And what it is, is a dreamily rendered impressionist drawing room drama, a psycho-sexual thriller buttoned up in a prim and proper façade. Sofia Coppola’s latest meditation on privileged femininity is an adaptation of Thomas Cullinan’s novel of the same title, and it’s a beautiful idea of a terrible time, stirringly acted and flawlessly shot. It’s also a disastrous portrayal of the Civil War South, a willfully ignorant and exclusionary narrative that refuses to acknowledge anything that doesn’t fit into a preconceived notion of antebellum womanhood. The Beguiled is an exquisite jewel box inside a house on fire.
Taking it for what it is, The Beguiled is Coppola working at her best, combining her eye for detail and refined aesthetics, and her penchant for stories of women suffering ennui. Her privileged protagonists are not all equally captivating, but in The Beguiled she has a worthy ensemble of women and girls stewing in Southern heat and repressed sexuality just waiting to boil over into drama and murder. Nicole Kidman heads the group as Miss Martha, the headmistress of a girls’ school in Virginia. The school only has five students left and the house and grounds have gone to rack and ruin in the later days of the Civil War. “All the slaves left,” one girl says plainly, the only acknowledgment of slavery in the whole film.
The arrival of an injured Union soldier, Corporal McBurney (Colin Farrell), upsets the delicate balance of the school. Immediately, the ladies all begin dressing a little better, and the girls jockey for McBurney’s attention. Miss Martha is the wariest of him, but even she eventually thaws, and his presence stirs in her memories of the grand old days of her home, back when she was literally the belle of the ball. And there’s also Miss Edwina (Kirsten Dunst), the only other teacher left. McBurney singles her out immediately and goes to work, swiftly making her fall in love with him, obviously hoping she’ll help him escape being turned over to either army, or stay on at the school as a deserter. The way the women interact with one another shifts as McBurney’s role in their lives shift, and Coppola is an acute observer when it comes to the rarified realms of privileged white women and how those women push back against the boundaries inherent in their world.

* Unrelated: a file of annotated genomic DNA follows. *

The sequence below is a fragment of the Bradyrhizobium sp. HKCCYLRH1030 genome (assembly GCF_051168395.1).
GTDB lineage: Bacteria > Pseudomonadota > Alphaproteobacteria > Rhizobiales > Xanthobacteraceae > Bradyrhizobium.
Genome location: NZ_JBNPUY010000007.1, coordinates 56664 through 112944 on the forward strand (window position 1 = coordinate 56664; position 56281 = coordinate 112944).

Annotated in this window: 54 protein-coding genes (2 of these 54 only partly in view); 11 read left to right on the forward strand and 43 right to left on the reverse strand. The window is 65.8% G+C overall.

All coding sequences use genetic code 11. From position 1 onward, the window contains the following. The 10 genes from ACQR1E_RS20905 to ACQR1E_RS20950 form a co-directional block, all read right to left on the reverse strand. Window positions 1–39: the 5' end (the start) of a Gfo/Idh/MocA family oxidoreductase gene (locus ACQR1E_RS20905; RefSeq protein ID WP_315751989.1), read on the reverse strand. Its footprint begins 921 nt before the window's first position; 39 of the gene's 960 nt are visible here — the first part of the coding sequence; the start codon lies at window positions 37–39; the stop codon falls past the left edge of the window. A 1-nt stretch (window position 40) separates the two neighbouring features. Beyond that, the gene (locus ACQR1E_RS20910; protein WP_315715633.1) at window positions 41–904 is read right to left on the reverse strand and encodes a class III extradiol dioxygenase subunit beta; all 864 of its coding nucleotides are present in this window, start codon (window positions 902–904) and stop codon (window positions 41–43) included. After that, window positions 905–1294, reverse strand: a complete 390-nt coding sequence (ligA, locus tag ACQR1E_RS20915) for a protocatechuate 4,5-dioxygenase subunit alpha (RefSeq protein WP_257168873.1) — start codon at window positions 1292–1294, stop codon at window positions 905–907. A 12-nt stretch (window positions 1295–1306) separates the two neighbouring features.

Which swiftly becomes the main—and practically only—problem with The Beguiled. You just cannot ignore the gaping hole of context at the center of the film. A battle rages not far from the school, cannon fire thudding dully in the distance, and the women reference Union soldiers pillaging their garden and livestock. It’s not like the film is attempting to ignore the war happening outside the school gates. It just doesn’t want to engage with it, at all.
Coppola is being criticised for white-washing the film, erasing a black character, a former slave called Hallie (played by Mae Mercer in the 1971 adaptation), and for turning Miss Edwina, who should be a white-passing biracial woman, into a white woman, as well. (That latter decision renders Miss Edwina the dullest character of the lot and no amount of desultory sulking from Dunst can save her.) Coppola does not have a good track record with race in her films, and she seems to know it, as she said to Buzzfeed that she “didn't want to brush over such an important topic in a light way. […] Young girls watch my films and this was not the depiction of an African-American character I would want to show them.”
There’s something to be said for a filmmaker who, as Ira Madison III puts it, “stays in her lane”. Sofia Coppola is not the filmmaker I want to see tell a slave narrative, and neither is she the filmmaker who wants to tell it. In and of itself, that’s fine—she can make whatever movie she wants. But The Beguiled cannot stand up with just her parlor games of feminine performance and sexual repression. The era and the plantation setting demand context Coppola willfully withholds and it does lessen her film.
Coppola’s protagonists live inside bubbles of insane privilege, or occasionally long to pierce that bubble and attain some privilege for themselves (The Bling Ring). In The Beguiled, the women have been inside that privileged bubble, but war has lowered them, forcing them to fend for themselves even as they maintain the trappings of their privilege. This fits into Coppola’s raison d’etre, but it removes the narrative from its own foundation of white supremacy, and, intentionally or not, absolves the women of their place within an exploitative system in which they are both exploited and exploiter. In focusing strictly on gender politics, Coppola renders her protagonists less interesting, which ultimately makes The Beguiled an exercise in selective seeing. Yes, The Beguiled is a sumptuous and taut psycho-sexual thriller, but it’s also a blinkered and ignorant piece of historical fiction.